There was a kind of "end of adventure" feel to the day now; one family had to leave early, and despite our package including unlimited entry to the ICE! exhibit no one felt particularly driven to brave the already-impressive lines to get back in. After some general discussion, the decision was to let the kids ride the little narrow-gauge train that ran in a circle directly beneath the main Christmas tree, then get some lunch and head home. Having seen the train up close last year, I decided to skip the ride and take some photos, and set off on my own to find a good vantage point. I finally found a good spot by ignoring a couple of "Do Not Enter" signs and climbing over a small (temporary) fence, then stood and waited a while for the kids to work their way to the front of the line for the ride. I fiddled with some pictures of the "snow covered" trees in the indoor display and caught my sister taking a photo of me taking a photo of her taking a photo of me, and then waited some more... and then waited some more.. so OF COURSE all the kids (especially my niece) made a point of looking away, making funny faces, or simply hiding their faces every time they saw me with my camera up. Oh, well... they all had fun dodging my lens, and I have to admit it was fun for me as well.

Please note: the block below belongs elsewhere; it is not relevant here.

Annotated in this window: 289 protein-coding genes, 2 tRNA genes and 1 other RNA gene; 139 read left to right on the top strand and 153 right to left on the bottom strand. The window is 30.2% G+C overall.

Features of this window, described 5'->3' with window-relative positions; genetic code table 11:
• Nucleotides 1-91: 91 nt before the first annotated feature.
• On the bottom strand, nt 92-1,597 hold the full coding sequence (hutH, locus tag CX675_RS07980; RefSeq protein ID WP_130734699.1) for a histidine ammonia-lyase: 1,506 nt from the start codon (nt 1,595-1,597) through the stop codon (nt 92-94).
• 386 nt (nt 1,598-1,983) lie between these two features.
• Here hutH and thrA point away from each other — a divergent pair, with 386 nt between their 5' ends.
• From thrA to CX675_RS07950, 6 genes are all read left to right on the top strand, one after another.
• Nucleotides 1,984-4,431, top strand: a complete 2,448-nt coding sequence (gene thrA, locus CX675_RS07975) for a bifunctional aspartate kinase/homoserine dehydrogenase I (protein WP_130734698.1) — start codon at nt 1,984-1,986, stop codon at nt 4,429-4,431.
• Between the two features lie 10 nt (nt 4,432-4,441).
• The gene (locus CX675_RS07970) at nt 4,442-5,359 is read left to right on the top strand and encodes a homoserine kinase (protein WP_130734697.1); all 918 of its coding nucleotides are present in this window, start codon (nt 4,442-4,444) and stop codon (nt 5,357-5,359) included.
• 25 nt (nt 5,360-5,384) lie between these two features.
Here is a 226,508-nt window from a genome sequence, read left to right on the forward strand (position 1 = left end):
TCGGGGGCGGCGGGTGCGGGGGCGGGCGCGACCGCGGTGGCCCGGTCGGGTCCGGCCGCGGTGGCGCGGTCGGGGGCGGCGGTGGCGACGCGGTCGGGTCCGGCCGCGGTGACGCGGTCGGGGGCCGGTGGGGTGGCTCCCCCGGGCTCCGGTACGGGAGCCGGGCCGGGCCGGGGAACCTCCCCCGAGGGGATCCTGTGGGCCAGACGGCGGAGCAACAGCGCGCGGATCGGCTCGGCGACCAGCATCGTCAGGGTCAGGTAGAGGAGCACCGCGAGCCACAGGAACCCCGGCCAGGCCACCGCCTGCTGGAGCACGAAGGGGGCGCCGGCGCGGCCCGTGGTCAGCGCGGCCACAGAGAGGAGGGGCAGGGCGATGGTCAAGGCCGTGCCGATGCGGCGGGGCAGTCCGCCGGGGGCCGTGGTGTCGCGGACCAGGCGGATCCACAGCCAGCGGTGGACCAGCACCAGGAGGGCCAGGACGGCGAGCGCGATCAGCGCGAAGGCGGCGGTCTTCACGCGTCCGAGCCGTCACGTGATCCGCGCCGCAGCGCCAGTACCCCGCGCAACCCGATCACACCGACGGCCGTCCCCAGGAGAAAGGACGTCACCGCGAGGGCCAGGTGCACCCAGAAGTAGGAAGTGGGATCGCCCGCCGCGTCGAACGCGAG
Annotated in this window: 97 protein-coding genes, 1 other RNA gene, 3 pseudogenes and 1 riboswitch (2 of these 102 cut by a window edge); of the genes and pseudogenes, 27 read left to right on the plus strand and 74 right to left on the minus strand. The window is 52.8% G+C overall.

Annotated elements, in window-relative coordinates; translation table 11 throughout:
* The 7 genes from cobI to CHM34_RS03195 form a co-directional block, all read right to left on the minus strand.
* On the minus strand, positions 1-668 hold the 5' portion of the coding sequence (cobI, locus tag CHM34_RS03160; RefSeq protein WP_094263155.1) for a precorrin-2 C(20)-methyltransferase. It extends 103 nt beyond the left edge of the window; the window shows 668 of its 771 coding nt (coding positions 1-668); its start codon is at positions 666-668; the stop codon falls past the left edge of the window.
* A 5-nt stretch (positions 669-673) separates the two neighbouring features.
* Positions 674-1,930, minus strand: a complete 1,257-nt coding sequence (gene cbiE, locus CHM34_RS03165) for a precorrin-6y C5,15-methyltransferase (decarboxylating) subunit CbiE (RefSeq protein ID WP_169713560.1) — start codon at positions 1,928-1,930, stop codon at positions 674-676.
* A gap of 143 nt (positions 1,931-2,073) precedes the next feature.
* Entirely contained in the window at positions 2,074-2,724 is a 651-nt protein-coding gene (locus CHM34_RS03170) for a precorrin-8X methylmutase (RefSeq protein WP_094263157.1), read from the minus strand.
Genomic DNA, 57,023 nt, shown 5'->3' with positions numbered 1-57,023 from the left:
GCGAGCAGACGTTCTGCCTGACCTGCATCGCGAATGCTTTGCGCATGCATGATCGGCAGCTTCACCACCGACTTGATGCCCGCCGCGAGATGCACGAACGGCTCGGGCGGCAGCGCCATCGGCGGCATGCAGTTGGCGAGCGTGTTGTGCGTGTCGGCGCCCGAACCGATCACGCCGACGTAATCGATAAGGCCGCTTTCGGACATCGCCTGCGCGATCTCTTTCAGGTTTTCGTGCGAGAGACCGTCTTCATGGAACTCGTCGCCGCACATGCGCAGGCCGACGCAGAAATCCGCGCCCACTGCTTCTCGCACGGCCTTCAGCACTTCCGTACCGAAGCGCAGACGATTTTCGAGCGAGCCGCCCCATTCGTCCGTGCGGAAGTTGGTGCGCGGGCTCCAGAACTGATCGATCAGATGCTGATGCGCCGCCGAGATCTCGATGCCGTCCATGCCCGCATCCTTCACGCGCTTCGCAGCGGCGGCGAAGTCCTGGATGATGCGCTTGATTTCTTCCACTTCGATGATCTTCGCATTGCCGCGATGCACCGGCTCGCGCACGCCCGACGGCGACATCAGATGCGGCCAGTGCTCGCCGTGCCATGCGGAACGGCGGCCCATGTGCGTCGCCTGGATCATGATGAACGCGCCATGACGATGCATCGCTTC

After the ride ended I discovered that I was lost -- even though we were all in the atrium, the place was big enough for me to have completely lost sight of everyone else in the group. I wandered around a little, and just as I picked up my phone to try to call AJ for her whereabouts when Miri's besties C & S popped up out of nowhere and proceeded to distract me by needing several reminders that the fountain wasn't a good place to play because they had no clean clothes to change into if they got wet. Just about the time I decided to give up on trying to convince them, another patron nearby tossed a kit hat to a young girl in front of the fountain... who missed the catch, leaving both trying to avoid falling in while retrieving the slowly-sinking hat as it gently but surely floated farther & farther out of reach. (I still don't know how they did it, but they managed to rescue the thing without anyone going swimming.) That was enough to convince the girls that maybe listening to Uncle Brian was a good idea, so we were able to join up with the remainder of our group a couple of minutes later without anyone dripping on the floor.